15. Let me come to my third point on the culture of lifelong learning. In an era of faster changes and greater complexity, capabilities and skills are becoming obsolete faster. To stay relevant, agencies and officers need a growth mindset to pursue continuous learning.
16. At the organisation level, we cannot afford to remain status quo and fall back on established ways of working. We need adaptable organisations, always learning and ready to take on the complex challenges of the future. Take security agencies, for instance. In their mission to keep our nation safe and secure, they not only have to constantly prepare to take on known threats, but also continuously learn to anticipate and adjust for evolving threats. In the past, the focus was on protecting against physical threats. Now, an increasing concern is with cyber threats. Security agencies need to learn new capabilities to tackle these new threats.
17. At the individual level, lifelong learning starts with a fundamental mindset shift away from the artificial divide between ‘work’ and ‘school’. Learning does not take place only during our schooling years. On the contrary, we should be seeking a new ‘work-learn balance’, where learning continually happens and is actively applied throughout our working life and beyond.
18. I was heartened to hear about our colleague Samuel Tan from IMDA, and how he exemplifies this spirit of lifelong learning and growth. Samuel seized the opportunity to pick up new skills and experiences through a year-long attachment to e-commerce company Shopee. Over at Shopee, Samuel’s Regional Business Intelligence team was tasked to identify and capture new opportunities and solutions across various markets. Working in this very data-centric organisation, Samuel learnt to work extensively with data for business analysis and solutioning. Being immersed in the industry also deepened his understanding of how tech companies were pushing boundaries and helping businesses grow and transform digitally. With the new skills, insights, and network that Samuel picked up at Shopee, he is much better equipped to drive digitalisation and tech talent development for our nation back at IMDA. Like Samuel, I hope each of you take charge of your own learning to grow and develop in your career. When you are growing as an individual and as a professional, I have no fear that you will not be able to contribute with your full heart and soul for our country.
19. Within the Public Service, we will push hard for lifelong learning and continual growth of officers. A major effort on this front is to move towards a competency-based system, where we translate changing business needs into job competencies, and support competency-driven growth of our officers. We have been laying the groundwork for this. In 2020, PSD introduced Our Core Competencies (or what we call the OCCs) as the baseline competencies that all public officers should have. By this year, functional competency frameworks that lay out the competencies that officers need to perform their functions, like policymaking, finance and HR, will also have been launched or refreshed. Together, these will provide a common language for officers to have better career and developmental conversations with your supervisors.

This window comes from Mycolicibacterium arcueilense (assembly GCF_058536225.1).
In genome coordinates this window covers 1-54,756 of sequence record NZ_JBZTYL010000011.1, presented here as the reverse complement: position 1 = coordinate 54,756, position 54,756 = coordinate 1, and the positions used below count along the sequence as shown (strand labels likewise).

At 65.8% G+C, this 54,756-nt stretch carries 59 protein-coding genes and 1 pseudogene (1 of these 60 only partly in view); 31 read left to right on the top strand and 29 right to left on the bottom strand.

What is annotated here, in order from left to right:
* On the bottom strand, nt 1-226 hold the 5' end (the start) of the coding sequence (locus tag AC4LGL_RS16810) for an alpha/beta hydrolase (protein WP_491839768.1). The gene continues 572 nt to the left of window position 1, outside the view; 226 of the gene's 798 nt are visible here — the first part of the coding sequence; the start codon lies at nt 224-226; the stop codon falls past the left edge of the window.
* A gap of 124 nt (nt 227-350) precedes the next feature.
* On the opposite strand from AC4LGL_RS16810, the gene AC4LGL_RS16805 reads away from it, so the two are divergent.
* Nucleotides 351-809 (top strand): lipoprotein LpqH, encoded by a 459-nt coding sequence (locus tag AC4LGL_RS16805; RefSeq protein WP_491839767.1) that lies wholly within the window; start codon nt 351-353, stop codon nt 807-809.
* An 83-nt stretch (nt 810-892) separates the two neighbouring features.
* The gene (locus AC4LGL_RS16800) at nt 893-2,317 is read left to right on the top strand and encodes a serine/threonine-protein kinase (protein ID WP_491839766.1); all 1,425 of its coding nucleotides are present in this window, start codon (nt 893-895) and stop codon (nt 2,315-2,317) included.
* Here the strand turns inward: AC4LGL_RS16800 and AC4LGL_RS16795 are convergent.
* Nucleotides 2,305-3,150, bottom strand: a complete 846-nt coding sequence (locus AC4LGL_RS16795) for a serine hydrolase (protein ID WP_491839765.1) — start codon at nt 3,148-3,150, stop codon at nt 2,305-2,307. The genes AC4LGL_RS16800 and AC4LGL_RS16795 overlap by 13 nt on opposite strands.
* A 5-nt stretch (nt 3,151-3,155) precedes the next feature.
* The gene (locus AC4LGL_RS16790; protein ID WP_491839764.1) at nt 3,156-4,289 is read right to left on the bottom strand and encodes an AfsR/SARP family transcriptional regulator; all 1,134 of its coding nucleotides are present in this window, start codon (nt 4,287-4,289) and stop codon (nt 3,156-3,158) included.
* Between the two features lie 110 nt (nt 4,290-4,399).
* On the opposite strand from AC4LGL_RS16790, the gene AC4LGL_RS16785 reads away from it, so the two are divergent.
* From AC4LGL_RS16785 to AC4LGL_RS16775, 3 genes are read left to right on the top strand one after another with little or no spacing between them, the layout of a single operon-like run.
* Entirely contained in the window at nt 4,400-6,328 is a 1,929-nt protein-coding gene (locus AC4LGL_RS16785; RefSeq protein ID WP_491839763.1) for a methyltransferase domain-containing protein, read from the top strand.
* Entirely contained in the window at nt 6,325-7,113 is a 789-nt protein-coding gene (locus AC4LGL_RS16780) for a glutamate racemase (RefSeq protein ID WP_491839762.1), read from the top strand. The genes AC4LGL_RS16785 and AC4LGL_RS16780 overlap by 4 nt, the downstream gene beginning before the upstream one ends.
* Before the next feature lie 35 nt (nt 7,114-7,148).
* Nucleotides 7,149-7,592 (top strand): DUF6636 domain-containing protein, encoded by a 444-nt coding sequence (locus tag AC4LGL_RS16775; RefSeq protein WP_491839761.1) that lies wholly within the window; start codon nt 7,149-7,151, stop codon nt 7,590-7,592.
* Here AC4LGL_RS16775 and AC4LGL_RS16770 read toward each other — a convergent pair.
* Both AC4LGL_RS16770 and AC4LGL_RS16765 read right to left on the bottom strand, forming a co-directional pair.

20. We have also built the Public Service Career Coaching Network of close to 350 career coaches. Apart from supervisors, these coaches can partner officers to identify your career goals and plans. Beyond formal training, we are also expanding the range of developmental opportunities to help officers upskill, reskill, and broaden experiences. For instance, you can learn best practices from other public agencies through the Short-Term Immersion Programmes. Or participate in Gig Work to contribute and hone your skillsets in cross-agency projects. Since the start of this year, we have launched nearly 750 of such stints.
21. I encourage all agencies and officers to take the time and effort to plan and invest in your growth. This is important for both the officers and organisations.
Value Proposition of the Public Service
22. To defy the odds of history and take Singapore to 100 years and beyond, we will need a strong Public Service workforce that is committed to build a better future for Singapore and Singaporeans. Our strongest value proposition as a Service is that we will stay true to our mission to serve Singapore and to take Singapore forward as one country. In the face of uncertainties, we will be agile. In the face of complexities, we will collaborate and bring everyone together. In the face of constant disruption, we will keep learning at the individual and organisational level.
23. If we have these values and ethos deep within our DNA, I am confident that we will have a higher purpose that can attract and inspire generations of Singaporeans to join the ranks of a Singapore Public Service that we can all be proud of. And finally, I want to thank you once again, for all that you have done throughout your professional career with us. For serving the country to enable Singapore to not only survive, but to thrive. Come whatever challenges, we know that we have within us the capabilities, the capacities, and most importantly, the will to defy the odds of history and to do even better.
24. Thank you very much for your service to our nation.